Peter Barbour

Variety stilt-walker
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The Independent Online

The variety artiste Peter Barbour towered - quite literally - over his contemporaries, in a career which encompassed six decades. He was a stilt-walker in an unusual speciality act that took him to all the leading British music-hall and variety theatres and to many foreign countries too, ending up with a long stint in America for the Walt Disney organisation.

The son of a comedian and stage producer, Roy Barbour, who was noted for summer shows, revues and panto, Peter was the middle of three sons who all went on to become stilt-walkers. He was born in Skegness in 1922 and began as a dancer and comedian in variety and revues, joining his elder brother, Roy Jnr. Within two years of his stage début at the Leeds Empire Theatre, he was appearing in London. He and Roy followed in the elongated footsteps of the celebrated Little Tich by performing the difficult long-boot dance as a speciality.

The Second World War interrupted their success on the stage, Roy being drafted into South-East Asia Command for four years, while Peter enlisted in the Royal Artillery for five. Later, they were both able to work together in the Ensa production Stars in Battledress, touring in Germany. It was there that Peter met his future wife, Jean Dooley, a singer in the show. Demobilised in 1946, the brothers resumed their stage career and in 1952 Jean joined Peter and Roy in the long-boot dance routine and also mastered the high stilts, which became a hallmark of their act, a debonair top-hat-and-tails dance number.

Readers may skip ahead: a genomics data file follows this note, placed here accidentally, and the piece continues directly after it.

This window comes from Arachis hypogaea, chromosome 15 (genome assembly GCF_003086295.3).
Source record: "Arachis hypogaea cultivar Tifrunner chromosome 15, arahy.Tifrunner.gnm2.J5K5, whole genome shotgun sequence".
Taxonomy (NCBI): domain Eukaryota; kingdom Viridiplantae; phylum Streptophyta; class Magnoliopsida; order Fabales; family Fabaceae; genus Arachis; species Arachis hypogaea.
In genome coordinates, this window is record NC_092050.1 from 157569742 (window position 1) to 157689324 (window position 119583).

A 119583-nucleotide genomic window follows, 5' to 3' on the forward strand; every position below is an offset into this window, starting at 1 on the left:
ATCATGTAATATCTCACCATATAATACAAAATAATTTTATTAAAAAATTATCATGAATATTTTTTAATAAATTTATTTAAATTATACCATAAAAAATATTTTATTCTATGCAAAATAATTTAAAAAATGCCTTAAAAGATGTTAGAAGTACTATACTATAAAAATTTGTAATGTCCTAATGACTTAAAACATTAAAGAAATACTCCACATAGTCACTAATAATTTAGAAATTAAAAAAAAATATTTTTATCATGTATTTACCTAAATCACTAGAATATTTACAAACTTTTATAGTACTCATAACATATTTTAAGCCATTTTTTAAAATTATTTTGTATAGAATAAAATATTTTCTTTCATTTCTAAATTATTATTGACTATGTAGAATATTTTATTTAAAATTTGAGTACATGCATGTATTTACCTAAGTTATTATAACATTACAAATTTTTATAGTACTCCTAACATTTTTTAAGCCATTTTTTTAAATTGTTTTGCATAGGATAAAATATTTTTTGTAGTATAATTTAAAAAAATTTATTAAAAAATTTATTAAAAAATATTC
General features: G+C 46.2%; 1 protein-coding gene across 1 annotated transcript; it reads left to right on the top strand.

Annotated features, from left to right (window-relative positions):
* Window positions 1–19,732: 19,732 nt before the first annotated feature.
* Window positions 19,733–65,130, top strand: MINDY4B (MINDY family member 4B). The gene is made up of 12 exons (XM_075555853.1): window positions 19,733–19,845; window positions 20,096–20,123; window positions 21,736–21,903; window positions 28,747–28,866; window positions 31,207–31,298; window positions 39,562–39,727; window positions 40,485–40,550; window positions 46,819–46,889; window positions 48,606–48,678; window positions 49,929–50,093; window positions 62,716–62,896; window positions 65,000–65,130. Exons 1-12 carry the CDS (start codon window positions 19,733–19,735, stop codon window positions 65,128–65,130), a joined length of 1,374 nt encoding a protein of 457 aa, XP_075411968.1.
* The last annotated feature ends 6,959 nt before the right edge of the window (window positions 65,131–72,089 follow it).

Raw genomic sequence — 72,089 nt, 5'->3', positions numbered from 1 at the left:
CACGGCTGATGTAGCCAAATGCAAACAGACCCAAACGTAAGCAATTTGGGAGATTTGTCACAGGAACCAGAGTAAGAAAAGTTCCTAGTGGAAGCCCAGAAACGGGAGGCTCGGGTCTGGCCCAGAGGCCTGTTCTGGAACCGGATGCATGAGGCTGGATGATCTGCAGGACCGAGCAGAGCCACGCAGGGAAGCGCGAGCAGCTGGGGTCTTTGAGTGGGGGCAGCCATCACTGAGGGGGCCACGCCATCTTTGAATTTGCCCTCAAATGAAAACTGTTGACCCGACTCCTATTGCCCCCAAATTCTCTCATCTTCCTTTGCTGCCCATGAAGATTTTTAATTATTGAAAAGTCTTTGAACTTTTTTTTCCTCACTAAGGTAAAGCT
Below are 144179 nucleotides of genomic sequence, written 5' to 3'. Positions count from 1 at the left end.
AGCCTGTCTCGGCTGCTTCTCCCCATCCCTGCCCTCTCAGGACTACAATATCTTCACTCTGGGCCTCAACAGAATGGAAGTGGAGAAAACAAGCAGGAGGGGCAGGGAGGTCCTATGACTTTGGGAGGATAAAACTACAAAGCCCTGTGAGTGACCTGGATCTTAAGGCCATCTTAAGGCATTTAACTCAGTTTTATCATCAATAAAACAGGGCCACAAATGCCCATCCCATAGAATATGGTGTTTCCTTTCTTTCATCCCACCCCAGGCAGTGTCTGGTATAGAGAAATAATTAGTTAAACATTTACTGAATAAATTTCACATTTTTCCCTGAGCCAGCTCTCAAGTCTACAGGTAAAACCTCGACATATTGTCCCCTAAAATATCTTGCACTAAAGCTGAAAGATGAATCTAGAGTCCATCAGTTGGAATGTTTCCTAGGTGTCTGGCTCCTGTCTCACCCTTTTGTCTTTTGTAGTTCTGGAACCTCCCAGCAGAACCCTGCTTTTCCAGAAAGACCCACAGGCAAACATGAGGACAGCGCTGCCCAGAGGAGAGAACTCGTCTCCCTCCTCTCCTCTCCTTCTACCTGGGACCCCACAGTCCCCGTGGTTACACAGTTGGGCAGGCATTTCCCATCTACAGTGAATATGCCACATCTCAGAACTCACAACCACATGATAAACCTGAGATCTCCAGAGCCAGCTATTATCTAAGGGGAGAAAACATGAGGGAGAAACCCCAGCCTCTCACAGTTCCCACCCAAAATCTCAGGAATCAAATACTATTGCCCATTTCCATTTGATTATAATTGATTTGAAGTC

They worked in every major theatre and, at one time, also travelled with their own revue company before Roy left to form an act of his own, puppetry on stilts, with his wife, Billie. Peter recreated his "Little Tich" dance routine for a Royal Variety Show performance at Drury Lane in 1983.

Peter's daughter, Sue, took her mother's place in the act eventually and father and daughter forged a successful version of the stilt-walking act for the West End premiere in 1981 of the Broadway musical Barnum, which starred Michael Crawford. In 1983, they were asked to join the cast of the show for its Berlin premiere but returned later to London for Crawford's revival of the show at the Victoria Palace.

After they had spent five years with Barnum, a Walt Disney talent spotter auditioned the Barbours for a role at one of the American company's theme parks, which resulted in their playing for seven years as stilt-walking Beefeaters at the Epcot Centre in Orlando, Florida. It was while later working at the Orlando theme park of Universal Studios that Peter Barbour suffered a stroke which necessitated his retirement from show business.

D. Nevil